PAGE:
This study focuses on the environmental and storm scale dynamics of supercells that produce long-track tornadoes, with modeling emphasis on the central Alabama storms from April 27, 2011 - part of the 2011 Super Outbreak. While most of the 204 tornadoes produced on this day were weaker and short-lived, this outbreak produced 5 tornadoes in Alabama alone whose path-length exceeded 50 documented miles. The results of numerical simulations are inspected for both environmental and storm-scale contributions that make possible the formation and maintenance of such long–track tornadoes.
A two-pronged approach is undertaken, utilizing both idealized and case-study simulations with the Weather Research and Forecasting [WRF] Model. Idealized simulations are designed to isolate the role of the local storm environment, such as instability and shear, on long-track tornadic storm structure. Properties of simulated soundings, including hodograph length and curvature, storm relative helicity and CAPE, are compared to idealized soundings described by Adlerman and Droegemeier 2005 in an effort to identify properties conducive to storms with non-cycling (sustained) mesocyclones.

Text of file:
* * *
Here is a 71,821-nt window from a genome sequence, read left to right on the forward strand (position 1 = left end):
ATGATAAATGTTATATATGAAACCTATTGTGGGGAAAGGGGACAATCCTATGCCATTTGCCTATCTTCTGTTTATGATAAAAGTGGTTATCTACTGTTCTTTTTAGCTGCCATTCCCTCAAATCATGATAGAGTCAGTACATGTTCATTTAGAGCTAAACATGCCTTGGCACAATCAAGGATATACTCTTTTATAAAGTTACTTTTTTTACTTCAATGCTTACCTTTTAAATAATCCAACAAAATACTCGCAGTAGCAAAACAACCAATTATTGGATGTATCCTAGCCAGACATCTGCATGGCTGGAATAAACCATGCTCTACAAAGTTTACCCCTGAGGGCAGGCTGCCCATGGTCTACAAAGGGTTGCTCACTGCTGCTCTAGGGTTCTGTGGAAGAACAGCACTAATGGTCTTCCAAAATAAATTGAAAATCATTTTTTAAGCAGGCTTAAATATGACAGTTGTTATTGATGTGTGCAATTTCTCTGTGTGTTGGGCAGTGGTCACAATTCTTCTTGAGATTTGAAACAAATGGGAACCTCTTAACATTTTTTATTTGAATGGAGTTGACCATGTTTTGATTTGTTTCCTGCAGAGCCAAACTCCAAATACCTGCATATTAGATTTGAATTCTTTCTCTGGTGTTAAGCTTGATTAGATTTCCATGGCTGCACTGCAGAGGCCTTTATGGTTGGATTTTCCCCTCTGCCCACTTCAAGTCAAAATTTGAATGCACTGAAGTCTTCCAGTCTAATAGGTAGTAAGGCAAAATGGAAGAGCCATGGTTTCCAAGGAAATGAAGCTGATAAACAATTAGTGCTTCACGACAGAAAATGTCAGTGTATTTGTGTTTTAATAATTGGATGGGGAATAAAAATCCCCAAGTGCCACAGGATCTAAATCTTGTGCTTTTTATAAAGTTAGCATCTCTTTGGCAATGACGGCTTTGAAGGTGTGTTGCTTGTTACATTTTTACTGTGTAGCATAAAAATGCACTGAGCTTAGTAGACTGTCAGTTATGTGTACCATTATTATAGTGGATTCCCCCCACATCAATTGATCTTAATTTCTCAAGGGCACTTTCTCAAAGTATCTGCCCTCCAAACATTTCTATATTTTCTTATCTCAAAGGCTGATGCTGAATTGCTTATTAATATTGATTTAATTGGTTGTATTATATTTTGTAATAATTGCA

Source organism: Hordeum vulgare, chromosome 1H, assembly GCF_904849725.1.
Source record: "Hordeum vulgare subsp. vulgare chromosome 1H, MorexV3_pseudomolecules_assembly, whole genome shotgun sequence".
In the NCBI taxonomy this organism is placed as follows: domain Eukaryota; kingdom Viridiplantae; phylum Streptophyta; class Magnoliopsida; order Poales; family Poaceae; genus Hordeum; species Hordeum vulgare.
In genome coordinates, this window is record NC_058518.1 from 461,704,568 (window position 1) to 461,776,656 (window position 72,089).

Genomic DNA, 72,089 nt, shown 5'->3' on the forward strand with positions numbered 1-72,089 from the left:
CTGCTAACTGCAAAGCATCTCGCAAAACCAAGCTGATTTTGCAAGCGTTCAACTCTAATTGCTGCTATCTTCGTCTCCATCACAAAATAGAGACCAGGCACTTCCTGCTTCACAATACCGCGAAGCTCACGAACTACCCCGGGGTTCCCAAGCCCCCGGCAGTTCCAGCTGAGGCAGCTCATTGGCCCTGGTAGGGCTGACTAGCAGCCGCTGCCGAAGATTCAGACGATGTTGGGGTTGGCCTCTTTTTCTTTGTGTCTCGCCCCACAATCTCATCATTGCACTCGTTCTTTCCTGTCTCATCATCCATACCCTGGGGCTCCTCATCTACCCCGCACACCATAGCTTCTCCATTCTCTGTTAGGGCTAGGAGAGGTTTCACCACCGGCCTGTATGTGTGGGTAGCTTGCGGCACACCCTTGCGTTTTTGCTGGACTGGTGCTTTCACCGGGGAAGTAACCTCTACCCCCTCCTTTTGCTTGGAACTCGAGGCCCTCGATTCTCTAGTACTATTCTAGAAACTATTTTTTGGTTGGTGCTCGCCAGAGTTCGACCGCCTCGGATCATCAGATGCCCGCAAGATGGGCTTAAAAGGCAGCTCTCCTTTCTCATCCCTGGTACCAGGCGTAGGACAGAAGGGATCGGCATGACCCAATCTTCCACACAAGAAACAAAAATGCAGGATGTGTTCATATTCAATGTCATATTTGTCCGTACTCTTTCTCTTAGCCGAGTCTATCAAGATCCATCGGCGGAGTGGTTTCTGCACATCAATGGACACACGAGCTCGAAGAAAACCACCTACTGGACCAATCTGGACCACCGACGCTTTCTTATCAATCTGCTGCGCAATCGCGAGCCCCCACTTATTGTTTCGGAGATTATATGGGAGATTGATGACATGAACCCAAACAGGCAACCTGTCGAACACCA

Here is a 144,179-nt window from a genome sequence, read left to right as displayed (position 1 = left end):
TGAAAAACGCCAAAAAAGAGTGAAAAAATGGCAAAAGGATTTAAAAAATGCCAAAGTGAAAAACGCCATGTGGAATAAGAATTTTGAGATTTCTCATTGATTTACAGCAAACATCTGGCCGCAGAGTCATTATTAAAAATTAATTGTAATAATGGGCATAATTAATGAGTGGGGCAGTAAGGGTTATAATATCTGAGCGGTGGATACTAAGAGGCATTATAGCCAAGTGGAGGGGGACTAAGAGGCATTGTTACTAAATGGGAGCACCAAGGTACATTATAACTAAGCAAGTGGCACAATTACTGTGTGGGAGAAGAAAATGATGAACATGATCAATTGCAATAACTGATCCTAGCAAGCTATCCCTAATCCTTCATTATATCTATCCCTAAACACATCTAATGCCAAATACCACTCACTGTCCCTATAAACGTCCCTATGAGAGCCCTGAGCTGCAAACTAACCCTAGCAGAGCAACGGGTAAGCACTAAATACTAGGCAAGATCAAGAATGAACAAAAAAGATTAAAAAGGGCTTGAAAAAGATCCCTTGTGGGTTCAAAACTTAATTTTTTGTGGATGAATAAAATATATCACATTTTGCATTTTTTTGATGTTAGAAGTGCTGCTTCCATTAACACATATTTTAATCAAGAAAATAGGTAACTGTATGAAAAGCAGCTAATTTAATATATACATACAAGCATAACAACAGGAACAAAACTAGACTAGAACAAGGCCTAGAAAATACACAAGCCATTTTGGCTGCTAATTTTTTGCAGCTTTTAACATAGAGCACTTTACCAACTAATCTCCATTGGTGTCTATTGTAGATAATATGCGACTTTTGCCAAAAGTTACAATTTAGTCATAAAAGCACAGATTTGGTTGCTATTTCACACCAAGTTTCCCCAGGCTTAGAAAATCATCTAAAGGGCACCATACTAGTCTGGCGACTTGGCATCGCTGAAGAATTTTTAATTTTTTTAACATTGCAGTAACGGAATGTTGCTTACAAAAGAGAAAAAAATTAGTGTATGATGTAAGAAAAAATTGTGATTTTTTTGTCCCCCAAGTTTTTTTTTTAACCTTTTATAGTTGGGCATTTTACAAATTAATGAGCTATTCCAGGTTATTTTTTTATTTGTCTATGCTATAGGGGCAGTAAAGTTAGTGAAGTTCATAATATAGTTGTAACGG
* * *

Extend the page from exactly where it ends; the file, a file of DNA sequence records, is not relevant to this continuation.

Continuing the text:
Case-study simulations are being used to understand the mesoscale forcing and environmental changes along storm tracks. A strong, sustained (duration > 90 minutes) mesocyclone has been successfully modeled at high resolution for the 27 April case (see Figure 1), allowing detailed analysis of the storm evolution and its environment. Model soundings are examined from the inflow of simulated storms in order to diagnose and understand favorable environments and any changes present within them in which the storms may have developed and been sustained. Additional analysis focuses on investigating the importance of surface moisture fluxes in influencing storm morphology, as well as identifying mesoscale boundaries and storm-scale vorticity structures that may have played a role in intensifying and/or sustaining the tornadic cells.